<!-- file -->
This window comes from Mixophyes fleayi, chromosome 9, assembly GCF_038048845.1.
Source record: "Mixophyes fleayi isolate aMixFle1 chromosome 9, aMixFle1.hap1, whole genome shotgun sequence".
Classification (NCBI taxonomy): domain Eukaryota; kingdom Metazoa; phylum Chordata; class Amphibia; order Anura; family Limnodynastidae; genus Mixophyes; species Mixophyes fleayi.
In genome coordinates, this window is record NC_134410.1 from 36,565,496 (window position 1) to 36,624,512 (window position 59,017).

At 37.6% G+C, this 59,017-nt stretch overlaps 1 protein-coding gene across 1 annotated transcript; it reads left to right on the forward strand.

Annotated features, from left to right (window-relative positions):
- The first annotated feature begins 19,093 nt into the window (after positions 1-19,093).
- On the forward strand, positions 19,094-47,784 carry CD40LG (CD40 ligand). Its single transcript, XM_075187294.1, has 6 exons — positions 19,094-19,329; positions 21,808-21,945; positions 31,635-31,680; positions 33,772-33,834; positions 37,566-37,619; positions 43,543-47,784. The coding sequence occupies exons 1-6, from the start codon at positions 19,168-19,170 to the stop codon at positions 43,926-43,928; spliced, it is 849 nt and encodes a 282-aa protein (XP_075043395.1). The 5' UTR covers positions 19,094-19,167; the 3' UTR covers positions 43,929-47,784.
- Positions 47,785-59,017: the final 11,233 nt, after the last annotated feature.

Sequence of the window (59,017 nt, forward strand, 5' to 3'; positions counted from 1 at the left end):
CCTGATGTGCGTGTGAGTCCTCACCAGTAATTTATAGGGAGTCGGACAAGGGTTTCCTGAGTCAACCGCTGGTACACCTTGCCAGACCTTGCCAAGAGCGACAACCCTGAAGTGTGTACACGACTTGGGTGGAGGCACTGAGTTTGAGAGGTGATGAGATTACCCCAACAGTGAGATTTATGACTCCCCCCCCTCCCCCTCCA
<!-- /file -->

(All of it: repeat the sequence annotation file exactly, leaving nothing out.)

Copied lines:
This window comes from Mixophyes fleayi, chromosome 9, assembly GCF_038048845.1.
Source record: "Mixophyes fleayi isolate aMixFle1 chromosome 9, aMixFle1.hap1, whole genome shotgun sequence".
Classification (NCBI taxonomy): domain Eukaryota; kingdom Metazoa; phylum Chordata; class Amphibia; order Anura; family Limnodynastidae; genus Mixophyes; species Mixophyes fleayi.
In genome coordinates, this window is record NC_134410.1 from 36,565,496 (window position 1) to 36,624,512 (window position 59,017).

At 37.6% G+C, this 59,017-nt stretch overlaps 1 protein-coding gene across 1 annotated transcript; it reads left to right on the forward strand.

Annotated features, from left to right (window-relative positions):
- The first annotated feature begins 19,093 nt into the window (after positions 1-19,093).
- On the forward strand, positions 19,094-47,784 carry CD40LG (CD40 ligand). Its single transcript, XM_075187294.1, has 6 exons — positions 19,094-19,329; positions 21,808-21,945; positions 31,635-31,680; positions 33,772-33,834; positions 37,566-37,619; positions 43,543-47,784. The coding sequence occupies exons 1-6, from the start codon at positions 19,168-19,170 to the stop codon at positions 43,926-43,928; spliced, it is 849 nt and encodes a 282-aa protein (XP_075043395.1). The 5' UTR covers positions 19,094-19,167; the 3' UTR covers positions 43,929-47,784.
- Positions 47,785-59,017: the final 11,233 nt, after the last annotated feature.

Sequence of the window (59,017 nt, forward strand, 5' to 3'; positions counted from 1 at the left end):
CCTGATGTGCGTGTGAGTCCTCACCAGTAATTTATAGGGAGTCGGACAAGGGTTTCCTGAGTCAACCGCTGGTACACCTTGCCAGACCTTGCCAAGAGCGACAACCCTGAAGTGTGTACACGACTTGGGTGGAGGCACTGAGTTTGAGAGGTGATGAGATTACCCCAACAGTGAGATTTATGACTCCCCCCCCTCCCCCTCCA